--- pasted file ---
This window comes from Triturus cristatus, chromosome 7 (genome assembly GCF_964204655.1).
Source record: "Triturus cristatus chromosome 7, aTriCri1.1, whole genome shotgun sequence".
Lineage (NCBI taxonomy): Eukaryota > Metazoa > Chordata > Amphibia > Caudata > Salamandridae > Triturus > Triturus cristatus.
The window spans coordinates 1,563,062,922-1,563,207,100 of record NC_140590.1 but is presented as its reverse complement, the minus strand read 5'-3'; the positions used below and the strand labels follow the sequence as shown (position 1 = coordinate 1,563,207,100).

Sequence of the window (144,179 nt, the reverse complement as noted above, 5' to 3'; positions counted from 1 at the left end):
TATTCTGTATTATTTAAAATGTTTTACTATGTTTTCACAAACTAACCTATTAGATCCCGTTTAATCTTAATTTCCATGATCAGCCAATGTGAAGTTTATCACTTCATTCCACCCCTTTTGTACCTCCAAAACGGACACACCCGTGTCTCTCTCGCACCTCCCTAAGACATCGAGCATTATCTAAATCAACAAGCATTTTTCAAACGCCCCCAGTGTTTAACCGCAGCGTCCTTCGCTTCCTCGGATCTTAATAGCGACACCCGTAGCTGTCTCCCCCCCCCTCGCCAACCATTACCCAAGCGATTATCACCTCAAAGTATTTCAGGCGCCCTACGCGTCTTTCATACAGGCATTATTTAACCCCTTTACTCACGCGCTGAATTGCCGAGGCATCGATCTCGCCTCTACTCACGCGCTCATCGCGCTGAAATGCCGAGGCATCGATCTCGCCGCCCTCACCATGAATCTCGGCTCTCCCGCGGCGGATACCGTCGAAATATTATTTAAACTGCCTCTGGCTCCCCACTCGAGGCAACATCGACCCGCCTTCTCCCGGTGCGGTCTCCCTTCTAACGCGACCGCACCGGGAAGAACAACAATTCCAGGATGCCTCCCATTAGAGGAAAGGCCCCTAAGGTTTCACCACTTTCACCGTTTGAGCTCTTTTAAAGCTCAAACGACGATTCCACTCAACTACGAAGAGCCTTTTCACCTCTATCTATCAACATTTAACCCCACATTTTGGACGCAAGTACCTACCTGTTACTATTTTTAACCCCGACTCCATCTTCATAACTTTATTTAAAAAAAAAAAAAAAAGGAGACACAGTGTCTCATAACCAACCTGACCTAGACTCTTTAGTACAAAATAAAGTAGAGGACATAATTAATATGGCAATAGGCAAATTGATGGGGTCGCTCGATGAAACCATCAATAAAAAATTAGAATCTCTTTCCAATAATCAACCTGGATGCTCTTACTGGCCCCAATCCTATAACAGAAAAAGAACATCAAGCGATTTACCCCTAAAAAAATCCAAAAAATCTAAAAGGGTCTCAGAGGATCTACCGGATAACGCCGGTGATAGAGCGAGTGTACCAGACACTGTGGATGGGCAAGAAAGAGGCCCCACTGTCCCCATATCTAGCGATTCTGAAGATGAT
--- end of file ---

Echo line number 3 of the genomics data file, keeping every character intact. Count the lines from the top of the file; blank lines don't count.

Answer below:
Lineage (NCBI taxonomy): Eukaryota > Metazoa > Chordata > Amphibia > Caudata > Salamandridae > Triturus > Triturus cristatus.